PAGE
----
Tips for recycling in the bathroom: Toothpaste Tubes

Plastic toothpaste tubes are one of those mystery household items. Can they be recycled? It’s not obvious, but the answer is yes.

If you do a web search on ‘toothpaste tubes’ you will find it very difficult to get information on recycling. You will encounter vague information such as checking with your hauler or other state resource. You will also find ideas for how to reuse toothpaste tubes. But specific information on recycling is hard to come by.

The facts

Toothpaste tubes are almost always made out of the same plastics as other common household items, specifically LDPE (Low Density Polyethylene), or #4 plastic. They’re just harder to clean out and prepare, and you usually won’t see them listed on your hauler’s list of accepted items. But if your hauler or drop off facility accepts #4 plastics, you should be able to recycle them as long as they’re clean.

The same is true for metal toothpaste tubes. Although most are now made of plastic, some companies still use aluminum, and aluminum is completely recyclable everywhere. If your hauler refuses the tubes you can take them to any scrap metal dealer. Just make sure they’re clean.

How to prepare toothpaste tubes for recycling

Whether the tube is metal or plastic, the first thing you will need to do is clean it out.  This is easily accomplished with a utility knife or sharp utility scissors.

First, cut the threaded neck off the top of the tube (and you probably will need to just throw that part in the trash).

Next, cut a slit all the way down the tube so you can spread it open.

Last, wash it out with warm soapy water. It’s ready to recycle!

You may actually be surprised how much toothpaste is left in the tube when you go through this process. Want to be super green?  You can use all that residual toothpaste up before you proceed to washing out the tube.

Other recycling options

Tom’s of Maine offers a take-back program for their toothpaste tubes. Their tubes are made from #7 plastics, so again, your hauler can take them if they accept #7 plastics. If not, save them up and send them back to Tom’s where they will be properly recycled.

Terracycle has partnered with Colgate on the Colgate Oral Care Brigade. They accept toothpaste tubes, caps, toothbrushes and floss containers.

Ideas for Reuse

I was actually surprised by how many ideas there are for reusing toothpaste tubes. Here are a few of the more interesting ones.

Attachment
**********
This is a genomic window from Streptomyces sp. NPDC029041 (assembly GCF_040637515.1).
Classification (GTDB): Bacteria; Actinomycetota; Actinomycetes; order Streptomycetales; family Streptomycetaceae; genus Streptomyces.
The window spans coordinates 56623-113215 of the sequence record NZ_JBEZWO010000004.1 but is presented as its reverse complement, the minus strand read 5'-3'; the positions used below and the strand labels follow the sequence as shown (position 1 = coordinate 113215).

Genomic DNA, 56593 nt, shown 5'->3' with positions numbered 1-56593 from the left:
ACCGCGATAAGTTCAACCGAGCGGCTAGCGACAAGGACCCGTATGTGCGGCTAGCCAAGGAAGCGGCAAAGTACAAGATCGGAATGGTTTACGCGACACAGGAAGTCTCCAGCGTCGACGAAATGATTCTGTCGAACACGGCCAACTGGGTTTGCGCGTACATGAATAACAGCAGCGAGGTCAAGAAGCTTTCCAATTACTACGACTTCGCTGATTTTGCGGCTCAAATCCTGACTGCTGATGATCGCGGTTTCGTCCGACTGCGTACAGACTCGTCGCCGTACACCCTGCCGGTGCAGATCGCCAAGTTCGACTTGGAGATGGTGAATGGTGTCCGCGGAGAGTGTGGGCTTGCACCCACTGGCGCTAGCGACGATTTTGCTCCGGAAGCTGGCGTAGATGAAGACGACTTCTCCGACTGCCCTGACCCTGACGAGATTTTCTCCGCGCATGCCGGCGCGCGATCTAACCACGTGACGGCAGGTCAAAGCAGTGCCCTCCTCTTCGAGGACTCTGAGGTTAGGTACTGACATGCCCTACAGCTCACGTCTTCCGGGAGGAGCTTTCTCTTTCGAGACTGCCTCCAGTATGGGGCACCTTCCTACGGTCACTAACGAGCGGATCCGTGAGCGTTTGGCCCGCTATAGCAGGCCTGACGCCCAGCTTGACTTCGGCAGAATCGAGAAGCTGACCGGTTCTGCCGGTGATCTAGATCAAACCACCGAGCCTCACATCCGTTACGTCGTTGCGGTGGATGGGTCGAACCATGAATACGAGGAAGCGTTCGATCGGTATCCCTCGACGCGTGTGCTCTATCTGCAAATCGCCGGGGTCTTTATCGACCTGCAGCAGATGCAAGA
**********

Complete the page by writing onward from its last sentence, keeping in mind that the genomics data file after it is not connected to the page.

1) Use the plastic to make crafts like change purses, toothbrush holders and pencil holders.

2) Fill the empty cleaned out tube with icing and use it as a cake decorator.

3) Use the empty tubes as sheathing to protect you from scissor and knife blades.

4) Hide money in them for shipping cash or during travel. Who would think to look for cash in a toothpaste tube?

Further reading

Three companies in Brazil are using plastic toothpaste tubes as the base material for making furniture and other building materials. A Unilever plant in Vinhedo, Brazil, has partnered with these companies to not only accept their trim waste, reducing their annual waste production by 17 metric tons, but also to accept the post-consumer portion of the waste stream. Click here to read more about this program. These types of initiatives should be widely promoted in hopes of generating more interest in areas where they don’t exist.

Got something to add? Feel free to chime in!

  1. or you could throw them in the recycling bin and let it go. most sites (at least in my area) accept #4 plastics, which are shredded first and then washed with water or a simple biocide to remove all unwanted waste material (toothpaste), then are pelletized for re-use.

  2. I’ve gotten some answer upon puzzlement on how they are made-constituted: more conglomerated nightmare-hell. I succeeded in separating the plastic-openning-end cap from the plastic-Al-foil-plastic tube body and was able to separate, with considerable effort, the outer plastic from the Al-foil-inner plastic which I could not separate from one another. I wonder about Colgate’s presumed recycle: what and how? A secret? It seems more plethora of conglomerated containers by those illegitimate-deviant-clever-mindless apes who have not tired of filling the world with anti-aesthetic, overly-complex ugliness. With all the Al containers & foil and other exotics, little wonder at the epidemic of Al-zheimers and plague of new ‘disease of the months club’ entrees. Ignorance is not bliss in the world of late. Often soon encountered. Thanks for insights.

  3. Pingback: Bathroom Recycling: A matter of convenience? | Tips For Recycling

  4. Hello! I recycled a toothpaste tube into a spectacle case. I cut off the top, used an old toothbrush to clean it, stitched a cover on it using waste cloth from an old tailoring project. Thought I’d share it with you guys :)